Gannett is still assessing its big writedown announced last month, so technically its quarterly numbers are preliminary… The USA Today parent reported Q2 revenue of $1.79 billion, down 9.9 percent from $1.91 billion in the year-ago quarter. Income from continuing operations fell 19.7 percent to $232.7 million ($1.02 per share) from $289.8 million ($1.24 per share). Ad revenue at the core publishing business was down 13.5 percent to $1.1 billion. The classifieds category, not surprisingly, was hit the hardest, dropping 18.7 percent. On digital, the company offers a couple data points: Online broadcast revenue was up 17.1 percent, though it doesn’t give a baseline, nor does it give an equivalent number for publishing. It says in June it had 23.1 million unique visitors across its network of sites. We’ll see if they offer more on the call…lots more and the call after the jump..
As for the goodwill writedown, its expecting after-tax charges somewhere in the $2.4-$2.7 billion range. One other note: Gannett (NYSE: GCI) says it purchased 581,000 of its own shares in the quarter and 2.1 million year-to-date. While share repurchases reduce the float (boosting EPS) and signal confidence, given the performance of its shares — down over 55 percent year-to-date — these purchases haven’t been a successful use of capital. Update: The stock is getting whacked further after this report, trading down another 10 percent this morning.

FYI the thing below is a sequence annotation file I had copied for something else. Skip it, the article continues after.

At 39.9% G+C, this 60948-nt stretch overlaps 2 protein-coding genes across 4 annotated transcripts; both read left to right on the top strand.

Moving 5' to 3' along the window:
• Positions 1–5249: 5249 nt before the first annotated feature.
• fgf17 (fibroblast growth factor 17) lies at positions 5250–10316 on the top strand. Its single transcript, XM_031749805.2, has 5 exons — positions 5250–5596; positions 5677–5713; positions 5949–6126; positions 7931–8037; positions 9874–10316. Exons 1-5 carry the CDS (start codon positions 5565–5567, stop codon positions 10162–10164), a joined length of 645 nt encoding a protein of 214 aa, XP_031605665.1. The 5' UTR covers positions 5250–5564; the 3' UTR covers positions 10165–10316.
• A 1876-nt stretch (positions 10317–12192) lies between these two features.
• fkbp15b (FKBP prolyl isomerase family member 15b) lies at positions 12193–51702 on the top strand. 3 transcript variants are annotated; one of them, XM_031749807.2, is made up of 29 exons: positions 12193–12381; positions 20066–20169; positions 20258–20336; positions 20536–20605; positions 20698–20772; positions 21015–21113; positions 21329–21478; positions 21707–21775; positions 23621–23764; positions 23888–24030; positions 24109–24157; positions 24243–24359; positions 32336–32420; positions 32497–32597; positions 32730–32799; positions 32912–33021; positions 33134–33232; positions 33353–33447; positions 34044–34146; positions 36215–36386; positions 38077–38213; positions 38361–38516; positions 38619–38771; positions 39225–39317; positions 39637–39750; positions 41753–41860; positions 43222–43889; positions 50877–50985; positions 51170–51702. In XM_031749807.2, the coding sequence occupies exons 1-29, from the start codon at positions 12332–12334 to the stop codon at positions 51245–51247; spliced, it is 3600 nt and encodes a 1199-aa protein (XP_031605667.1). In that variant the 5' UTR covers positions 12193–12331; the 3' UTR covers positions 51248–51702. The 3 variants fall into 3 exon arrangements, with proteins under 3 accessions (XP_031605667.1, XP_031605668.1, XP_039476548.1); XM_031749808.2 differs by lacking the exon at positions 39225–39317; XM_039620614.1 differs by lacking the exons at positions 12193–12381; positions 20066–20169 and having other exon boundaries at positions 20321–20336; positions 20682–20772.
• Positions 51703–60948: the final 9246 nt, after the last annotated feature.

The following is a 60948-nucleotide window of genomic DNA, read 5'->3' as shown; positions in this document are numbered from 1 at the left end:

Conference call: Still no nominal figures, but CEO Craig Dubow said on the call that total digital revenue was up almost 6 percent in the quarter, with publishing up revenue up around 3 percent. The message: digital is not immune to economic woes, particularly in areas like employment and autos. Following the company’s recent acquisition of the rest of ShopLocal, the company was asked about its acquisition strategy.
— Deals: CFO Gracia Martore was asked what the company planned to do with its free cash flow, and whether it planned to buy up any other newspapers: “At this point, we’re focused on two things: Number one, as we demonstrated with ShopLocal, and a number of other pieces that we’re looking at, we are very interested in doing good, strong, strategic acquisitions…. when you look at the current environment, particularly with the credit markets, which have become, I think, very difficult, we’ll be focused on those kind of acquisitions, as well as paying down debt in the short to intermediate term.” So basically, it doesn’t sound like buying other newspapers is in the plan.
— Commoditization of content: An analyst posed a broad, theoretical question about the role of newspapers, the commoditization of content, and the pluses or minuses of portals. Without going too deep, Dubow’s basic answer was: Local, local, local and moms.
Pic courtesy: Nats.